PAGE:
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    \$\begingroup\$ It's possible that the intent is to operate the bus as a pseudo-CAN bus, with a "dominant" state and a "recessive" state. Did the hardware guys put fairly stiff pullup/pulldown resistors on the bus lines? \$\endgroup\$ – Dave Tweed Apr 25 '13 at 12:57
  • \$\begingroup\$ I do see 750ohm resistors on the RX+ and RX- lines, not sure if that value is fairly stiff or not. How would the whole RS-485 work if like a CAN bus? I've only ever used RS-485 in basic two wire mode before. \$\endgroup\$ – fred basset Apr 26 '13 at 16:04
  • \$\begingroup\$ 750 Ohms would count as "fairly stiff" (6.67 mA @ 5V), so that's probably what's going on. As far as operating the RS-485, it should work as you expect; it's just that no physical damage can occur as a result of collisions with this hardware setup. \$\endgroup\$ – Dave Tweed Apr 26 '13 at 16:54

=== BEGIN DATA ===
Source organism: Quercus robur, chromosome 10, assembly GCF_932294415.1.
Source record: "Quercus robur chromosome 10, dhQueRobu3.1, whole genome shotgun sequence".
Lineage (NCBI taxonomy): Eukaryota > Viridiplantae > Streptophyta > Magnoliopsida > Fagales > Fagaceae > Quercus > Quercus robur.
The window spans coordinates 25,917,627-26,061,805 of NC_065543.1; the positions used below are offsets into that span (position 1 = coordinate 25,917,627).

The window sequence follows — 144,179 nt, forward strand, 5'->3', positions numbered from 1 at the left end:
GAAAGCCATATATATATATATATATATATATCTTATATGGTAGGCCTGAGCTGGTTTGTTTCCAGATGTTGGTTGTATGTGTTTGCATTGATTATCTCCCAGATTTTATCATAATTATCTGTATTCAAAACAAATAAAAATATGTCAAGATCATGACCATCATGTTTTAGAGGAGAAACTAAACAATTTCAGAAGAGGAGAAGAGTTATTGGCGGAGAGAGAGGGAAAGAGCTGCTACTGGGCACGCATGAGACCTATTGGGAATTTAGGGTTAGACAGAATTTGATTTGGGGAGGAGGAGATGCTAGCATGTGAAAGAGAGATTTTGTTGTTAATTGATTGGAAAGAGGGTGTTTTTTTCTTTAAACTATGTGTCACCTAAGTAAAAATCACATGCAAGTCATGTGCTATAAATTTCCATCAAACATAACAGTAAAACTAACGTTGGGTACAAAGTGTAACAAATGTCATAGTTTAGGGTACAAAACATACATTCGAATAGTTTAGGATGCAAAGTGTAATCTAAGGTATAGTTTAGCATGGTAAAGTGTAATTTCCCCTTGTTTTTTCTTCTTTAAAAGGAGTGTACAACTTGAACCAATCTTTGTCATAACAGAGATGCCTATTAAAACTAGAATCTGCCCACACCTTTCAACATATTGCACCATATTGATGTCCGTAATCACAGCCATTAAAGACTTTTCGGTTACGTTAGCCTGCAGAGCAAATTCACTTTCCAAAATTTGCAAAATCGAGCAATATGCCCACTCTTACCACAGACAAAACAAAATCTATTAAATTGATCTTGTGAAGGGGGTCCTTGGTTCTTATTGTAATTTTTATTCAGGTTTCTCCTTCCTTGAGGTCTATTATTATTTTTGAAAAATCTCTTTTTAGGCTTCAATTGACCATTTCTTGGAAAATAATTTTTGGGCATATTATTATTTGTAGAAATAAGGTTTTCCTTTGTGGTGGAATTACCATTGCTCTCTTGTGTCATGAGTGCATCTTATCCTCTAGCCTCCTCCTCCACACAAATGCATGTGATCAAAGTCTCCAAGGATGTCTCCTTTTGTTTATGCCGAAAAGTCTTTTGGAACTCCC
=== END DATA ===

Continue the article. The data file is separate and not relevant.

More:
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Well "good" is a vague term, but you did say "cheap"...

The simplest solution to this I've seen and tested myself is to use a PNP transistor and RC network. The following example is intended for 9600 baud, so a 22k resistor and 1n5 capacitor are used. These values would be modified for different baud rates.

This is by no means an elegant solution, but it's simple and can be build from the parts bin.

Here's the schematic:

schematic

simulate this circuit – Schematic created using CircuitLab